|Incorporated||1911 (1 George V Cap 122)|
The Caraquet and Gulf Shore Railway Company was formed on April 13, 1911 as an amalgamation of the Caraquet Railway Company and the Gulf Shore Railway Company. The combined railway stretched from Gloucester Junction on the Intercolonial Railway main line near Bathurst, N.B. to Tracadie, N.B. with a branch line from Pokemouche Junction to Shippigan, N.B.
Before 1911 the two companies operated jointly, as many of the principal investors in the two companies were the same people.
In 1901 the two companies carried 5610 passengers and 18904 tons of freight, at a loss of $1046. By 1906 they carried 10629 passengers and 22655 tons of freight, with an increased loss of $3663.
The C&GS had a three-stall engine house at their Bathurst station, a turn-table at Tracadie, and wyes at Shippigan, Pokemouche Junction and Gloucester Junction near the Bathurst station.
It was reported in 1905 that the Caraquet Railway and the Gulf Shore Railway together had ”three locomotives, two passenger cars, five box cars, 22 flat or platform cars and one snow plough. Two of the locomotives are of good size and in good running condition. The third, which is a small machine, is now in the shop undergoing slight repairs. There is a first class passenger coach and a combination second class and smoking car in two compartments. Box cars and flats are in very good repair. A great deal of freight is handled in the Intercolonial Railway freight cars.” (Report on Branch Railways)
Absorption into CGR/CN
The Caraquet & Gulf Shore had a short life, as it was absorbed into the Canadian Government Railways system on June 1, 1920. Soon afterward, it became part of the Canadian National Railway system by Dominion Order-in-Council P.C. 115, dated January 20, 1923. It became the Caraquet Subdivision.
Initially operations continued as they had been when the Caraquet & Gulf Shore was in existence. As time wore on services were gradually reduced. Somewhere between 1954 and 1957, the regular passenger service was terminated and replaced with busses. The regular freight service disappeared from the CN timetables between 1954 and 1959, although a report from 1962 said that freight service continued three days per week.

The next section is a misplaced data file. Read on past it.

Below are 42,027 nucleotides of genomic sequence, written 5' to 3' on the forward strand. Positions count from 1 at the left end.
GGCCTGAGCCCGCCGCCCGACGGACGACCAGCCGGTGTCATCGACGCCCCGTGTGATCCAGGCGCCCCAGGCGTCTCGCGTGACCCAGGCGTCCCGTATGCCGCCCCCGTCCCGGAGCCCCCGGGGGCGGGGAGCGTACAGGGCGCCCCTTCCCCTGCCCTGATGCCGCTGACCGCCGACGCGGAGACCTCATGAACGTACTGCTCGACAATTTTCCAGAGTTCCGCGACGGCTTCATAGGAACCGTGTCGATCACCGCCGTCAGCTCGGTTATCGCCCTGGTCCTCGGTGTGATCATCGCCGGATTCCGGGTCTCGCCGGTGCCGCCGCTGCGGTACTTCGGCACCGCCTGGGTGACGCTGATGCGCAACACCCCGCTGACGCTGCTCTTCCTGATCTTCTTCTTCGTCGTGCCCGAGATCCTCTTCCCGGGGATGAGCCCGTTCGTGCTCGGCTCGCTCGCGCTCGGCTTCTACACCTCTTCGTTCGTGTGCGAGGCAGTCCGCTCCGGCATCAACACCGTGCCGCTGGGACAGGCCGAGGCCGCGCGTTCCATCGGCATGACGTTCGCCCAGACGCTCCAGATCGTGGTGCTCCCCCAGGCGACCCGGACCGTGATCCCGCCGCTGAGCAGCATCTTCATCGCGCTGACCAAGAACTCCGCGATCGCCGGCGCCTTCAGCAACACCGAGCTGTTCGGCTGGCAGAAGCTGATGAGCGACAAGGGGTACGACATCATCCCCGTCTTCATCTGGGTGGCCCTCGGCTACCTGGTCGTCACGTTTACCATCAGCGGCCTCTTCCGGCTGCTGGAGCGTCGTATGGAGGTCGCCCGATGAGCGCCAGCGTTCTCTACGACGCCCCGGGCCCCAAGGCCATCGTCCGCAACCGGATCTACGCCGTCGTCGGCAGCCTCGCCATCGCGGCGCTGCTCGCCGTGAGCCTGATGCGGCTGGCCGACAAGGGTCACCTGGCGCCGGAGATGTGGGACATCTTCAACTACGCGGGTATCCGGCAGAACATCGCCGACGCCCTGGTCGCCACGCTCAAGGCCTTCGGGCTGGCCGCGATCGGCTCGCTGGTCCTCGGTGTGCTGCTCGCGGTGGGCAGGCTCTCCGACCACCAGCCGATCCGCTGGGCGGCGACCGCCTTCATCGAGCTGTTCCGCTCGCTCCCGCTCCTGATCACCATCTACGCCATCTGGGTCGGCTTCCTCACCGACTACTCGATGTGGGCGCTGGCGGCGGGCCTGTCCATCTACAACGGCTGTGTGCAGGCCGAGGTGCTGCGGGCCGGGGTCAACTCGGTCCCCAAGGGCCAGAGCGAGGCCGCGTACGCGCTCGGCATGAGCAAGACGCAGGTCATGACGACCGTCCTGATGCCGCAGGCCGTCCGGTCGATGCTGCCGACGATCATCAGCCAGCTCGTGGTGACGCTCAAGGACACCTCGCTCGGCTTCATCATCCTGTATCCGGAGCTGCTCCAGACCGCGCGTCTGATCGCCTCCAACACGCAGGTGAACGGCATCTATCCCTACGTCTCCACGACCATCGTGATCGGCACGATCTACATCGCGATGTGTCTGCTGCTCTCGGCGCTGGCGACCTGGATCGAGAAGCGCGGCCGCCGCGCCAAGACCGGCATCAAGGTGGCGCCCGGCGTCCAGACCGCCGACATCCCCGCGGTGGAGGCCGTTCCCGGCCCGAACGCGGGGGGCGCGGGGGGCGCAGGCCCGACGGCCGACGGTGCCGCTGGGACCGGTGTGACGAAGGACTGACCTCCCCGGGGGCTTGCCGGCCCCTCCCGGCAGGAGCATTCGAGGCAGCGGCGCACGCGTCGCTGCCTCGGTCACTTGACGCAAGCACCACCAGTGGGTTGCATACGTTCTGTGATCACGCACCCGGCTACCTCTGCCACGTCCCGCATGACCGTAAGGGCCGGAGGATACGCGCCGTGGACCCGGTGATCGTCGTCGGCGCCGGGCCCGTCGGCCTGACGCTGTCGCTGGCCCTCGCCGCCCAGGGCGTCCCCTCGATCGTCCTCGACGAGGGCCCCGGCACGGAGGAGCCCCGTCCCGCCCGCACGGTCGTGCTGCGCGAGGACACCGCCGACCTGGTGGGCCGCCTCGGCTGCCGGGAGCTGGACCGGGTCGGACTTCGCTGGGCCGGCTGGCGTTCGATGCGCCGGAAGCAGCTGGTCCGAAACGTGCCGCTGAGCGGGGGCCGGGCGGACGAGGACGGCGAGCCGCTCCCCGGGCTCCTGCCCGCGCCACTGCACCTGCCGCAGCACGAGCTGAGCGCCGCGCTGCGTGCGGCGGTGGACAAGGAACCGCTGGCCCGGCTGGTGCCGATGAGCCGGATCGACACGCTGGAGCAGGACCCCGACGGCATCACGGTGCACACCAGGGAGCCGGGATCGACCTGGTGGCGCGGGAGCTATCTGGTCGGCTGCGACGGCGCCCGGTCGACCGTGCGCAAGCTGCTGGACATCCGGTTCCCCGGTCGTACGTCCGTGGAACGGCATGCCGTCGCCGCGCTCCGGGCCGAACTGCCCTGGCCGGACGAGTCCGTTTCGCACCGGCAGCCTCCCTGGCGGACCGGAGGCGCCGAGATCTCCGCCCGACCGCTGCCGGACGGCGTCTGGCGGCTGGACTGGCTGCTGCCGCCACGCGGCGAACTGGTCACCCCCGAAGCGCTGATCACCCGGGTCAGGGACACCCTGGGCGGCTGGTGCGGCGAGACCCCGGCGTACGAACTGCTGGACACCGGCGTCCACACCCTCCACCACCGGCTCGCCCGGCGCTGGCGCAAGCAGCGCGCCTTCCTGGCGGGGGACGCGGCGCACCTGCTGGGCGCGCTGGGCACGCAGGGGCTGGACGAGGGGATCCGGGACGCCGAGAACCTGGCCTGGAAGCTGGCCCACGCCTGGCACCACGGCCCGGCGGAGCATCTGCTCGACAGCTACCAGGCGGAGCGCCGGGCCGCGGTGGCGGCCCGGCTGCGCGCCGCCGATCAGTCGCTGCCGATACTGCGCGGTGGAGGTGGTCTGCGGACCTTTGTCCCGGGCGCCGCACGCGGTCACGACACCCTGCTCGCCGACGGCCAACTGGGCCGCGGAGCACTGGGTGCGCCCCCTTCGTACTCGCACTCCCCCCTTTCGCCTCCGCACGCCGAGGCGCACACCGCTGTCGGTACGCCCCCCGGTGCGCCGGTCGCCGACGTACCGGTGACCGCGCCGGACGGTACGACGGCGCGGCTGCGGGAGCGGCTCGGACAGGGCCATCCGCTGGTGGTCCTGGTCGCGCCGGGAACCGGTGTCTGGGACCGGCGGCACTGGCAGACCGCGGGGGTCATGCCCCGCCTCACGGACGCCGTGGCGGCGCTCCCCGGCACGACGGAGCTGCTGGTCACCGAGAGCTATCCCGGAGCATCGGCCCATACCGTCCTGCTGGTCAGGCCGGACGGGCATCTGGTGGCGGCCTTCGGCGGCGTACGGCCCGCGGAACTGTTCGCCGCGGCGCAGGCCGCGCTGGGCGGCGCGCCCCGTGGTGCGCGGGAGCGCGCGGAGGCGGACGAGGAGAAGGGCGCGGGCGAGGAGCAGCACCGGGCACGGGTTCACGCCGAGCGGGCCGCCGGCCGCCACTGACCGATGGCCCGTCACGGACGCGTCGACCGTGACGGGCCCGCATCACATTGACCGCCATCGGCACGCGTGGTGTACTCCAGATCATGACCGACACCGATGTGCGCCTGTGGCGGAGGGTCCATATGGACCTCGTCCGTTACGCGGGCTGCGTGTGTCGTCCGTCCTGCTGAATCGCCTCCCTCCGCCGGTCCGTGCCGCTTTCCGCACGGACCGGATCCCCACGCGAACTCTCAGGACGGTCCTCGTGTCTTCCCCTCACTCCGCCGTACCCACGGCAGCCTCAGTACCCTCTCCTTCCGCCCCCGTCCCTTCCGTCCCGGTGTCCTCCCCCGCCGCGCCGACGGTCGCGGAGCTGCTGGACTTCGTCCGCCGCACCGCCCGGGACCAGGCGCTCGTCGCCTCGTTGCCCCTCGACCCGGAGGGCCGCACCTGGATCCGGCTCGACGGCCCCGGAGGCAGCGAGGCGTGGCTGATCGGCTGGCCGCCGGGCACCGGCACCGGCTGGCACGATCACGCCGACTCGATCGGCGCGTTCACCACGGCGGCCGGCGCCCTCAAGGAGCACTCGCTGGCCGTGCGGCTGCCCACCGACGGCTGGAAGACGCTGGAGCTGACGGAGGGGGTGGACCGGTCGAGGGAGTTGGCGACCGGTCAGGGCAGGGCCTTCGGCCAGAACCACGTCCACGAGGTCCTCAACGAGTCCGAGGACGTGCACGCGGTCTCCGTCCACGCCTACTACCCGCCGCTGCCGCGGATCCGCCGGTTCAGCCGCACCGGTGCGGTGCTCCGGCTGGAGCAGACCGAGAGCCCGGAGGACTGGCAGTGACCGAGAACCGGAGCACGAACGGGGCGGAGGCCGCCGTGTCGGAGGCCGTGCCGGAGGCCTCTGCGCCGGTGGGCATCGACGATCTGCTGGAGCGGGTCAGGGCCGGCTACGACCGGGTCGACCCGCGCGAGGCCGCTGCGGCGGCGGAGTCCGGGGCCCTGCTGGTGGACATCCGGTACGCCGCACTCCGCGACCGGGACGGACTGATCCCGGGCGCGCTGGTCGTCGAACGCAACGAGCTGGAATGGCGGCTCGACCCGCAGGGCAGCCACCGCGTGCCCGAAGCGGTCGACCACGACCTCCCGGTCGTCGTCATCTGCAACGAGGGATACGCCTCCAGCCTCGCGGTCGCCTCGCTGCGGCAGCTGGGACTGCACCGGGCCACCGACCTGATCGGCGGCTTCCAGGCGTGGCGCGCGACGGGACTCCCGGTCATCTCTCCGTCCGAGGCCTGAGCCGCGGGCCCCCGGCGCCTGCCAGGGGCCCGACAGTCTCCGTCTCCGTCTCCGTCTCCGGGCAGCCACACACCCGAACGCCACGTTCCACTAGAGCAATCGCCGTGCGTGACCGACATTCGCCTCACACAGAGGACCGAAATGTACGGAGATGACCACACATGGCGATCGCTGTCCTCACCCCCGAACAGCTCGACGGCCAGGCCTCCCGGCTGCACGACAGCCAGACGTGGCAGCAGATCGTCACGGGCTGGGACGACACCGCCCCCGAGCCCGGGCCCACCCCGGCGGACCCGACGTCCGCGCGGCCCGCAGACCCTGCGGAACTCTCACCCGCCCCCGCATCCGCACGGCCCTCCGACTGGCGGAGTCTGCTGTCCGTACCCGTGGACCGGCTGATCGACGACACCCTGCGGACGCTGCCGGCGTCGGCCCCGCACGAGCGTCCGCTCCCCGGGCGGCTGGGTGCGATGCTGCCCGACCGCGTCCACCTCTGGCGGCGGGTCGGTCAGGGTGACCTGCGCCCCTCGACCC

Reports from the Economic Expansion Commission of the Peninsula, Inc. stated a rail relocation project in Tracadie was completed by 1980. This involved persuading current CN users to find other modes of transportation so that the land used by the railway could be put to other uses.
On August 8, 1983 CN applied to the Canadian Transport Commission to abandon the Caraquet Subdivision. On September 21, 1984, CN amended the application to retain the first 4.34 miles of trackage from Gloucester Junction. The Railway Transport Committee (RTC) of the CTC held a public hearing in Bathurst on October 21, 1985. The RTC subsequently issued Order No. R-39217 (1986/04/01) ordering CN to continue operation on the Caraquet Subdivision and noted it would review the application again in 1988.
On December 2, 1988 the National Transportation Agency (NTA) issued a Public Notice that it was reconsidering CN’s 1983 application. Intervenors noted that all train service ceased on the line by November 1986.
On March 3, 1989 the NTA issued [http://www.cta-otc.gc.ca/rulings-decisions/orders/1989/R/1989-R-40_e.html|Order No. 1989-R-40], authorizing the abandonment of the Caraquet Subdivision.
The Subdivision became the Caraquet Spur and consisted of the first 4.34 miles of the original Caraquet Railway Company right-of-way, from Gloucester Junction to East Bathurst.
In 1997 CN sold the Caraquet Spur (as well as its entire Newcastle Subdivision) to the New Brunswick East Coast Railway.
The spur was known as the East Bathurst spur. It was cut back to before the Miramichi Road crossing (around mile 4.0) and all track was lifted in 2005.